What To Know About Rerouting a Water Shutoff Valve
Where's that water shutoff valve when you need it? Avoid flooding disasters and make repairs easier by putting it where you can better use it.
The prerequisite to common household plumbing repairs like fixing a leaking faucet, replacing outdoor spigots or installing sprinkler systems is shutting off the water. If your shutoff valve is barely accessible — or worse, you don’t know where it is — you’ve got a problem. Any plumber who has to squirm through a 24-inch crawl space to find it won’t be happy and may even tack on an extra charge.
Rhonda, a friend who lives in San Rafael, California, never thought about her shutoff valve until she had to replace the leaking angle stop on her toilet. Unable to find the main valve, she assumed she didn’t have one and had to turn the water off at the street.
Not only did she need to purchase a special tool to do that, the street valve was stuck. She ended up calling the city water department and waiting five days for the workers to arrive. By then, her bathroom had flooded so much it required a new floor covering.
Rerouting your home’s main water shutoff is not complicated. It doesn’t even call for removing the old valve, which you can simply leave open and forget about. The old valve provides a way to shut off the water to allow you to install the new one.
What Is a Water Shutoff Valve?
A water shutoff valve stops water flow. Some houses have more than one, each controlling a section of the plumbing system, such as a single bathroom or the kitchen. Faucets and toilets each have their own. The plumbing code requires a main one to stop water to the entire house, including outdoor spigots and sprinklers.
The main shutoff is usually a 3/4-inch gate or ball valve installed on the main cold water pipe. Gate valves look like outdoor spigots with spoked handles that must be turned several times to stop the water. Ball valves feature levers that rotate only through 90 degrees. The handles are sometimes red or blue. If you have an old one, it may not be painted, which makes it more difficult to find.
In homes with more than one shutoff valve, the main one probably looks like the branch valves. Its most distinguishing characteristic is its placement, always near the point where the 3/4-inch main water line enters the house. The main water line usually comes from underground.
If the house has no basement, the main valve is often just above ground level in the crawl space. That’s usually because it was convenient for the plumbers roughing in the water pipes.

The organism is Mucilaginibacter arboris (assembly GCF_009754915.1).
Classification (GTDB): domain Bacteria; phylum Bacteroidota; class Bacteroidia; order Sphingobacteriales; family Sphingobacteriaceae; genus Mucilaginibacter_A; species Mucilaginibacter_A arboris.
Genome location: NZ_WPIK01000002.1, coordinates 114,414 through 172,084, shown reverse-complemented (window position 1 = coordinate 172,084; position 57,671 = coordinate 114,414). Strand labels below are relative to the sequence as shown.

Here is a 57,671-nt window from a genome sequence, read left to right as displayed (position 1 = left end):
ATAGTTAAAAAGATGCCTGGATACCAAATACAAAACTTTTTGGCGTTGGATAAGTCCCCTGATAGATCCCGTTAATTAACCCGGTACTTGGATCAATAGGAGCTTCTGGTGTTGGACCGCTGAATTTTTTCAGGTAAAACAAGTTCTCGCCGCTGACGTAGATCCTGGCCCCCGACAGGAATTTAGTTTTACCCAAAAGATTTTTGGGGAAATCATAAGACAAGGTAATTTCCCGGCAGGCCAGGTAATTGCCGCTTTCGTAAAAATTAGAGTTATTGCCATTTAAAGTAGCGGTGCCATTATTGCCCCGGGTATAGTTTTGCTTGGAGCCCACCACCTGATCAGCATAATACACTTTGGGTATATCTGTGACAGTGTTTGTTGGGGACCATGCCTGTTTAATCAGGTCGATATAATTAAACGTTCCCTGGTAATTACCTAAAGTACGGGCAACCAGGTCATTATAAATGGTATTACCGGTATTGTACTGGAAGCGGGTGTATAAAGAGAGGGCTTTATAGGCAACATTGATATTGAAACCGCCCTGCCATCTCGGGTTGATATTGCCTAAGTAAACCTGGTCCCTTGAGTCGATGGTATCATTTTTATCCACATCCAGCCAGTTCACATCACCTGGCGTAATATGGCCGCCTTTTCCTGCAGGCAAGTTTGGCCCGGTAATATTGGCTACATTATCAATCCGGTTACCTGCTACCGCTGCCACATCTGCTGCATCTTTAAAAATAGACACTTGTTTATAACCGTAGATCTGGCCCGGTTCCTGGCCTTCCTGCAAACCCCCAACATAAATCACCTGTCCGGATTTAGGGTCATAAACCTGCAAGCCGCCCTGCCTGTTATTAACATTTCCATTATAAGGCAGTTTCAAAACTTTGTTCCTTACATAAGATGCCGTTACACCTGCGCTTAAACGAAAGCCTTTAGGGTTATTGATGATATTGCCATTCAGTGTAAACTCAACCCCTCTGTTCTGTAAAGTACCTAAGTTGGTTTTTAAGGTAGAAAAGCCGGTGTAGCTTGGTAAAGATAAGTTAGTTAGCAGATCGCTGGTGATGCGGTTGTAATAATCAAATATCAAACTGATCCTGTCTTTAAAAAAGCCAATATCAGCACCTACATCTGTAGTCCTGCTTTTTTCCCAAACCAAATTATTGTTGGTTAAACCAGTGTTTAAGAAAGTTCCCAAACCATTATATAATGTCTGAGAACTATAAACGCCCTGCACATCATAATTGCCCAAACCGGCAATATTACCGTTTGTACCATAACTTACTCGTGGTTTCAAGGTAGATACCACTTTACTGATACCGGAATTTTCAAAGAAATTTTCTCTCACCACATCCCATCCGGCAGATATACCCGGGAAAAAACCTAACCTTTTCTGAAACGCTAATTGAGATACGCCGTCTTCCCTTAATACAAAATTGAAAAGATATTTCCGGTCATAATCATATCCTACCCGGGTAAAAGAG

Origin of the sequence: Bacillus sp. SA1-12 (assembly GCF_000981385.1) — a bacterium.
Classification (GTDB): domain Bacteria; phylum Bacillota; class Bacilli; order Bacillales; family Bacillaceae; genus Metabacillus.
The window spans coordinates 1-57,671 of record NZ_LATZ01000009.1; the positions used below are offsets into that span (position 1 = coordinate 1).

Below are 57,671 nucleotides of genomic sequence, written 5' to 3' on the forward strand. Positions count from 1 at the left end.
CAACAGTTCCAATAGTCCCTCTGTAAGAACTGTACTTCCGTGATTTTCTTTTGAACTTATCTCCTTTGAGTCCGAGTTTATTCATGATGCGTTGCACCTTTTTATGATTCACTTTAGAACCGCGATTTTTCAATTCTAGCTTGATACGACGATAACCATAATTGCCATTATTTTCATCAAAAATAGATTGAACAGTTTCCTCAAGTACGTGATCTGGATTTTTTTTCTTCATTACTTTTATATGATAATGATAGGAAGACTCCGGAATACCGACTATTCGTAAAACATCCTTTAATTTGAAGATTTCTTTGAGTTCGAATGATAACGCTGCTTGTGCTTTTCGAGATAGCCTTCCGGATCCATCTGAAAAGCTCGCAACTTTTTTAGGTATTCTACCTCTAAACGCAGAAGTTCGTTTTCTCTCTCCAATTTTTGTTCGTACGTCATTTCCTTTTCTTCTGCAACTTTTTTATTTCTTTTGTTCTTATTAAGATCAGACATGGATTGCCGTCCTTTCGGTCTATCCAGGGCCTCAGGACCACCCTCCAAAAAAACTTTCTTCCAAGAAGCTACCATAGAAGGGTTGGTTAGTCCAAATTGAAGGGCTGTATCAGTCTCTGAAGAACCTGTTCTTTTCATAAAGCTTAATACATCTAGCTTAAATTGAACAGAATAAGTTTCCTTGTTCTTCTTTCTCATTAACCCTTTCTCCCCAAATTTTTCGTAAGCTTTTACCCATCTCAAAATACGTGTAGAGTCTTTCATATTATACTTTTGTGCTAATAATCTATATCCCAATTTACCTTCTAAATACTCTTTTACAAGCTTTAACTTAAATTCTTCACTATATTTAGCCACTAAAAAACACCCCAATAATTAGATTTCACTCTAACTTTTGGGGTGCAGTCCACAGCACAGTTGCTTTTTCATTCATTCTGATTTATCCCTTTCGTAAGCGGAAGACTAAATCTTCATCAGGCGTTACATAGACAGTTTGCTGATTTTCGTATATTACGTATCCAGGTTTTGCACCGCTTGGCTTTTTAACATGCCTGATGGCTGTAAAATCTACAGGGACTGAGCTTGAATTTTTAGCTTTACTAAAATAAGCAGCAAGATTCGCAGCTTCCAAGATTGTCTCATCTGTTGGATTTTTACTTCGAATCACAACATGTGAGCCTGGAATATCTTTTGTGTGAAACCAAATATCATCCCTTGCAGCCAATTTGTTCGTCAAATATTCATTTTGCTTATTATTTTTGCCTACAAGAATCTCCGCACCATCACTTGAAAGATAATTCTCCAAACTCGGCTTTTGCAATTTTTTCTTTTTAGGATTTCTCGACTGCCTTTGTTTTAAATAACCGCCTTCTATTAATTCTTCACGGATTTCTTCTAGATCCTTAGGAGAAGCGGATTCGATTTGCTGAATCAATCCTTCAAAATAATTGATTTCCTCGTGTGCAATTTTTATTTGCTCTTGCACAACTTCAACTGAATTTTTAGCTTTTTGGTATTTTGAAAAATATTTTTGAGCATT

Reasons To Reroute a Water Shutoff Valve
The main reason for rerouting your main water shutoff is to improve access. There are a few important reasons for doing this:
- Rerouting the valve from outdoors or the crawl space to the laundry room makes it easier to access. An accessible shutoff valve is easier to find and operate. That way you can undertake minor plumbing tasks like fixing leaks yourself to save on plumbing fees.
- In the event of a major leak or a natural disaster, you can prevent costly water damage to your house by quickly and easily shutting off the water.
- When you go on vacation in the winter, you can turn off the water and drain your system to prevent your pipes from freezing and bursting while you’re away.
Direct Installation or Bypass Loop
You can often install a new shutoff valve without installing new plumbing pipes. If the main water line comes through the floor and the shutoff is under the floor, just cut into the pipe above the floor and install a new valve.
If your water meter and shutoff valve are buried in a covered box in the yard, simply find where the pipe enters the house and follow it to the water heater. A point just before the main line branches into hot and cold (usually just before the water heater) is generally a great place for the main shutoff.
When the plumbing configuration doesn’t allow for accessible placement of the shutoff valve, you may opt to install a bypass loop you or a plumber can construct with plumbing pipe.
Cutting out a section of the main supply line and replacing it with a pipe loop puts the valve in an easy-to-reach place, such as the laundry room or behind a panel in the bathroom. Instead of flowing through the section of pipe you remove, water flows through the loop. And the valve, usually at the top of the loop, can stop it.
You can install a bypass loop with copper or CPVC, but it’s easiest with PEX pipe. After soldering or gluing appropriate adapters to the existing pipe, you basically snap on flexible PEX tubing and run it under floors or behind walls to the place where you need the valve. As long as the diameter of the PEX pipe matches the exiting pipe, water pressure should be unaffected.